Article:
Explained Snippets | This Word Means — Earthquake Swarmshttps://indianexpress.com/article/explained/explained-snippets-this-word-means-earthquake-swarms-5320004/

Explained Snippets | This Word Means — Earthquake Swarms

Quakes in Indonesia represent a kind of seismic activity that is different from the one seen in Nepal in 2015

Quakes in Indonesia represent a kind of seismic activity that is different from the one seen in Nepal in 2015
People walk on a road damaged by yesterday’s large earthquake at Kayangan Port in Lombok, Indonesia.

On Sunday, two weeks after the August 5 earthquake that left at least 480 people dead in Indonesia, the region was hit by another earthquake of the same magnitude (6.9 on the Richter scale), and having the same epicentre (the holiday island of Lombok to the east of Bali). Four significant quakes were recorded that day — the first, measuring 6.3 on the Richter scale, struck shortly before midday; it was followed 12 hours later by another measuring 6.9, and subsequently by two more, of strength 5.9 and 5.3 on the Richter scale.

Indeed, a series of temblors have hit the Indonesian archipelago since July 29. They have been of similar scale and, even though the August 5 event extracted the largest death toll, there has not been a discernible ‘main’ shock. Seismologists describe such a phenomenon as an “earthquake swarm”. According to the Swiss Seismological Service, swarms are made up of numerous earthquakes that occur locally over an extended period, without a clear sequence of high-intensity main quakes, preceded and succeeded by lower-intensity foreshocks and aftershocks.

An earthquake swarm can last for weeks, and the pace of subsidence is gradual, relative to aftershocks in normal earthquakes. Swarms are observed in volcanic environments, hydrothermal systems, and other active geothermal areas, according to geophysicists. While the April 2015 Nepal earthquake demonstrated the foreshocks-main shock (7.8)- aftershocks trend, the seismic activity in Indonesia fits the typology of the swarm.


Telling Numbers — Education loans up 20%, but sector NPAs rising steadily


Education loans disbursed by Scheduled Commercial Banks (SCBs) crossed Rs 14,700 crore in the last financial year. This represented a growth of 20.5% over 2016-17, Parliament was told earlier this month. Disbursals in 2016-17, however, showed a negative growth of 9% over the previous year, 2015-16. Overall, in the four years since 2014-15, education loans have grown nearly 50% from Rs 10,000 crore.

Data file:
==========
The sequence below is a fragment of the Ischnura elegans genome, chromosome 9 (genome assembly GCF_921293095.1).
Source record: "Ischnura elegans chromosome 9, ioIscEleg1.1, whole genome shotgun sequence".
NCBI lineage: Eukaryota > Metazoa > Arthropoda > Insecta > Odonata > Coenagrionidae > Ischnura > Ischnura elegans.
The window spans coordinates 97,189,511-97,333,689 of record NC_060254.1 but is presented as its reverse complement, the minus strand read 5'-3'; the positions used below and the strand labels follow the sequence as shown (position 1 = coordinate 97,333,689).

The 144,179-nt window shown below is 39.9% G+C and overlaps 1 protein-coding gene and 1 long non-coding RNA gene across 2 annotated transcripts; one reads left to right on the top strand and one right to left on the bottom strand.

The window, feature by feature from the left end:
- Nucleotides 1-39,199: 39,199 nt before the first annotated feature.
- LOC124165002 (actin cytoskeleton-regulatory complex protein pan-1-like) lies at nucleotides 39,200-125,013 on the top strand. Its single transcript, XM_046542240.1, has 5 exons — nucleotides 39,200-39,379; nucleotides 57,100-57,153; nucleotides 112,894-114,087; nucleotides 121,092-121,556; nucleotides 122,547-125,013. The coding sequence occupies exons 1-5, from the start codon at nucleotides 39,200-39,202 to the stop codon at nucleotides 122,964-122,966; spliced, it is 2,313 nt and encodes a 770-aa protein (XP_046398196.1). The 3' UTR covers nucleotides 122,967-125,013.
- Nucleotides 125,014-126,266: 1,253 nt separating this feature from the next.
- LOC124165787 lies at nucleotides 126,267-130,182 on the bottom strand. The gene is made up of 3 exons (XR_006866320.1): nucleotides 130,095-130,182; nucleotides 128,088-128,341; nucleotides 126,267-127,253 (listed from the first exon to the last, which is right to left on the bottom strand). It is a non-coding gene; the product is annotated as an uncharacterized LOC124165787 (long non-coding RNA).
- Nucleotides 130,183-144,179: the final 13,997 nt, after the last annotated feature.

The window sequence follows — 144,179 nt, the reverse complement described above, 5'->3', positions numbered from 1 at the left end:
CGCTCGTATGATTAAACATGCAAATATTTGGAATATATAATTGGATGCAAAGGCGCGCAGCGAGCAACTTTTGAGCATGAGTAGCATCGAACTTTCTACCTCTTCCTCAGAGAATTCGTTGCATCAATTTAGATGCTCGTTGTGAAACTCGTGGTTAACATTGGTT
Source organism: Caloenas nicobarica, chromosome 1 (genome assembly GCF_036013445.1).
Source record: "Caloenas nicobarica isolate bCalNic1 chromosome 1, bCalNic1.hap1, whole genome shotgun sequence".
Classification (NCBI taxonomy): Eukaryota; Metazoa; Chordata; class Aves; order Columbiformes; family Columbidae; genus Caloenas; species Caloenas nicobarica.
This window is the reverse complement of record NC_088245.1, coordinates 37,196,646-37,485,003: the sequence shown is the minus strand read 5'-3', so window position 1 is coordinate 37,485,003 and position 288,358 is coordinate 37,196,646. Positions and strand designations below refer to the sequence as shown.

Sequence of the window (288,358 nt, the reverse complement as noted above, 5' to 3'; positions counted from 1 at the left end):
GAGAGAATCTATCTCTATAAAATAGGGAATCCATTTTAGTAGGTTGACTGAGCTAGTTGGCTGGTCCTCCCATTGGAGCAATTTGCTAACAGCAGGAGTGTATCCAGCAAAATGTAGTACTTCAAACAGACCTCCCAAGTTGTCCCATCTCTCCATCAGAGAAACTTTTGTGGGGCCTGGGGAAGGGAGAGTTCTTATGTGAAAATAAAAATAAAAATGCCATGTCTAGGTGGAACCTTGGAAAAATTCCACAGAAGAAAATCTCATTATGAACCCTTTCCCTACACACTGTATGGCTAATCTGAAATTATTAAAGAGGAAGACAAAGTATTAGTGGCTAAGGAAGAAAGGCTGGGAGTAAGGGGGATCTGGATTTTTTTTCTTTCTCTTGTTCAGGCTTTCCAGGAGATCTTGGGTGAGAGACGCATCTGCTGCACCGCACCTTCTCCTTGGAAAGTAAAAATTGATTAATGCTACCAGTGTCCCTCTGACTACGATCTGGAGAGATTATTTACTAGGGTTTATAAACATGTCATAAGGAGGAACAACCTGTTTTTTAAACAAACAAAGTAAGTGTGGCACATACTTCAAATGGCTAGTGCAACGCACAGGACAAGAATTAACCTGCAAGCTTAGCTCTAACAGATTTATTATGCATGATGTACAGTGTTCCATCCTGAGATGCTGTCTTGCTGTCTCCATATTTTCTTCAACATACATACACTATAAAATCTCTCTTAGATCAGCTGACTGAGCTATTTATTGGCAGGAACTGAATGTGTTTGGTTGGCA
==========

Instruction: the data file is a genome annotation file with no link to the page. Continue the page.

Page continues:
Significantly, bad loans in the education sector have also been rising over the past three years, with NPAs nearing 9% of the outstanding by March 2018, according to data reported this month. Banks follow the Indian Banks Association’s (IBA’s) model education loan scheme while disbursing loans, which provides for a repayment period of up to 15 years. IBA data show the percentage of NPAs to outstanding education loans rose from 7.3% in March 2016 to 7.67% the following March, and to 8.97% in March 2018. The outstanding education loan amount at the end of 2017-18 was Rs 71,724.65 crore, of which Rs 6,434.62 crore were NPAs.

Public sector banks began to disburse education loans in 2000-01. The rise in bad loans has been attributed to the fact that many students are not getting jobs, or getting jobs that don’t pay enough, as well as to overcapacity created in education as engineering and management colleges mushroomed.

Tip for Reading List — Something Fishy About Omega-3

The American marine conservationist Paul Greenberg knows his fish, having written two books, Four Fish: The Future of the Last Wild Food, and American Catch: The Fight for our Local Seafood, before his latest, also on fish — The Omega Principle: Seafood and the Quest for a Long Life and a Healthier Planet — that was published last month. It challenges the widely revered cult of the omega-3 fatty acids — besides telling, as Dr Siddhartha Mukherjee, author of The Emperor of All Maladies: A Biography of Cancer, and The Gene: An Intimate History, says, “the story of supplements, dietary fads, quackery, and the future of human health”.

What is omega-3? What does it actually do in the body? Greenberg’s book questions commonly-held ideas that fish oils may help prevent coronary heart disease, increase brain volume, boost sperm competitiveness, prevent depression, and lower the risk of diabetes — bases for the existence of the multi-billion dollar omega-3 industry, which is thought to be rooted in Danish research that found low cardiac death rates among people who had more omega-3s in their blood. The “golden pills” in fact, do not have any effect on the human body, Greenberg says.

Also, “If you were to take out all the fish of the world, boil them down, and produce the necessary pills to supplement the word’s anticipated 9 billion humans… the ocean would have been mercilessly raided”. The omega oil that is used in the supplements is not a byproduct of fish that are being processed for human consumption — rather, it is siphoned off from boiled-down forage fish that are pulled out of the ocean, in a quantity “equivalent to the human weight of the United States every year”, just for this purpose.